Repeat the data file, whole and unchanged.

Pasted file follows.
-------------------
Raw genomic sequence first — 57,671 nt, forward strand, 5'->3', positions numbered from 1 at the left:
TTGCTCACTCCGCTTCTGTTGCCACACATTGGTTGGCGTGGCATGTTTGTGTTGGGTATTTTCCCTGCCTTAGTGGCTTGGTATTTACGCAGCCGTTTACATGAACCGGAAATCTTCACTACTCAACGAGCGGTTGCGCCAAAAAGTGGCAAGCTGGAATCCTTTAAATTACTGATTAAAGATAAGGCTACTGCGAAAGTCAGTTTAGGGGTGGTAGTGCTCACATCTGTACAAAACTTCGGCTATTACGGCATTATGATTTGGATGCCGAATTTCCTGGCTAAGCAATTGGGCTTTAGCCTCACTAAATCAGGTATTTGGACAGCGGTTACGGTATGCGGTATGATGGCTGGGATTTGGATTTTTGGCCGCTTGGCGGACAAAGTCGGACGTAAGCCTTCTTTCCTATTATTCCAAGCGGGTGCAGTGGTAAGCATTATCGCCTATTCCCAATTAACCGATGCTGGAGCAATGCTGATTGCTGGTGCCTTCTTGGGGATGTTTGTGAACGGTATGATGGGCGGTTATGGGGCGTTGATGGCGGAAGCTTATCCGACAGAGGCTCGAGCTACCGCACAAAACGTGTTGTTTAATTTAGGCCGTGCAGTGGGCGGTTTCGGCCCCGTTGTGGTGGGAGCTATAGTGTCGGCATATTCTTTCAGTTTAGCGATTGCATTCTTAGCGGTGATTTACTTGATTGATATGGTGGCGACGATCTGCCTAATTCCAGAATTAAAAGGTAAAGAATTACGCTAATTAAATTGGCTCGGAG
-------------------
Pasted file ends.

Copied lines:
Raw genomic sequence first — 57,671 nt, forward strand, 5'->3', positions numbered from 1 at the left:
TTGCTCACTCCGCTTCTGTTGCCACACATTGGTTGGCGTGGCATGTTTGTGTTGGGTATTTTCCCTGCCTTAGTGGCTTGGTATTTACGCAGCCGTTTACATGAACCGGAAATCTTCACTACTCAACGAGCGGTTGCGCCAAAAAGTGGCAAGCTGGAATCCTTTAAATTACTGATTAAAGATAAGGCTACTGCGAAAGTCAGTTTAGGGGTGGTAGTGCTCACATCTGTACAAAACTTCGGCTATTACGGCATTATGATTTGGATGCCGAATTTCCTGGCTAAGCAATTGGGCTTTAGCCTCACTAAATCAGGTATTTGGACAGCGGTTACGGTATGCGGTATGATGGCTGGGATTTGGATTTTTGGCCGCTTGGCGGACAAAGTCGGACGTAAGCCTTCTTTCCTATTATTCCAAGCGGGTGCAGTGGTAAGCATTATCGCCTATTCCCAATTAACCGATGCTGGAGCAATGCTGATTGCTGGTGCCTTCTTGGGGATGTTTGTGAACGGTATGATGGGCGGTTATGGGGCGTTGATGGCGGAAGCTTATCCGACAGAGGCTCGAGCTACCGCACAAAACGTGTTGTTTAATTTAGGCCGTGCAGTGGGCGGTTTCGGCCCCGTTGTGGTGGGAGCTATAGTGTCGGCATATTCTTTCAGTTTAGCGATTGCATTCTTAGCGGTGATTTACTTGATTGATATGGTGGCGACGATCTGCCTAATTCCAGAATTAAAAGGTAAAGAATTACGCTAATTAAATTGGCTCGGAG